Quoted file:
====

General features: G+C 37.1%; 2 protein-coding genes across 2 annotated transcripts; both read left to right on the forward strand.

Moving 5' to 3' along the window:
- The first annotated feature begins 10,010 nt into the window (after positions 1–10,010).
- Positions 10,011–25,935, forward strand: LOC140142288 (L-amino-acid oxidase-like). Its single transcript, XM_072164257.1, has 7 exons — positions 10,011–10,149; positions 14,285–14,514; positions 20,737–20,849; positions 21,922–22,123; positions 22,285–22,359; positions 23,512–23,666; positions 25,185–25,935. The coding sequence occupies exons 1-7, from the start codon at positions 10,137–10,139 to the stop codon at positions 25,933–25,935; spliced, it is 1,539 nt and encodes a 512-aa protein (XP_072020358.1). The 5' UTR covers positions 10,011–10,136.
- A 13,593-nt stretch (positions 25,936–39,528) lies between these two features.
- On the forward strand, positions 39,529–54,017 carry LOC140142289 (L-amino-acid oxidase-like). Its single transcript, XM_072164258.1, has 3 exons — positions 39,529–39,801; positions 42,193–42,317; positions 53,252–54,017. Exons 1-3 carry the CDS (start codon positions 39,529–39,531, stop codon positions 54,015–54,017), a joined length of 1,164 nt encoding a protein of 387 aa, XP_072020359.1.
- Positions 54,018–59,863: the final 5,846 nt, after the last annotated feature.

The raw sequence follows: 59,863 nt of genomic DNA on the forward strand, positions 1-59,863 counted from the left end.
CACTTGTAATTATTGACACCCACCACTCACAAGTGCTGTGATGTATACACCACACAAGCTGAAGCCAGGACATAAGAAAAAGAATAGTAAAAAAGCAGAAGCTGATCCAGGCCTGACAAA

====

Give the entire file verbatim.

General features: G+C 37.1%; 2 protein-coding genes across 2 annotated transcripts; both read left to right on the forward strand.

Moving 5' to 3' along the window:
- The first annotated feature begins 10,010 nt into the window (after positions 1–10,010).
- Positions 10,011–25,935, forward strand: LOC140142288 (L-amino-acid oxidase-like). Its single transcript, XM_072164257.1, has 7 exons — positions 10,011–10,149; positions 14,285–14,514; positions 20,737–20,849; positions 21,922–22,123; positions 22,285–22,359; positions 23,512–23,666; positions 25,185–25,935. The coding sequence occupies exons 1-7, from the start codon at positions 10,137–10,139 to the stop codon at positions 25,933–25,935; spliced, it is 1,539 nt and encodes a 512-aa protein (XP_072020358.1). The 5' UTR covers positions 10,011–10,136.
- A 13,593-nt stretch (positions 25,936–39,528) lies between these two features.
- On the forward strand, positions 39,529–54,017 carry LOC140142289 (L-amino-acid oxidase-like). Its single transcript, XM_072164258.1, has 3 exons — positions 39,529–39,801; positions 42,193–42,317; positions 53,252–54,017. Exons 1-3 carry the CDS (start codon positions 39,529–39,531, stop codon positions 54,015–54,017), a joined length of 1,164 nt encoding a protein of 387 aa, XP_072020359.1.
- Positions 54,018–59,863: the final 5,846 nt, after the last annotated feature.

The raw sequence follows: 59,863 nt of genomic DNA on the forward strand, positions 1-59,863 counted from the left end.
CACTTGTAATTATTGACACCCACCACTCACAAGTGCTGTGATGTATACACCACACAAGCTGAAGCCAGGACATAAGAAAAAGAATAGTAAAAAAGCAGAAGCTGATCCAGGCCTGACAAA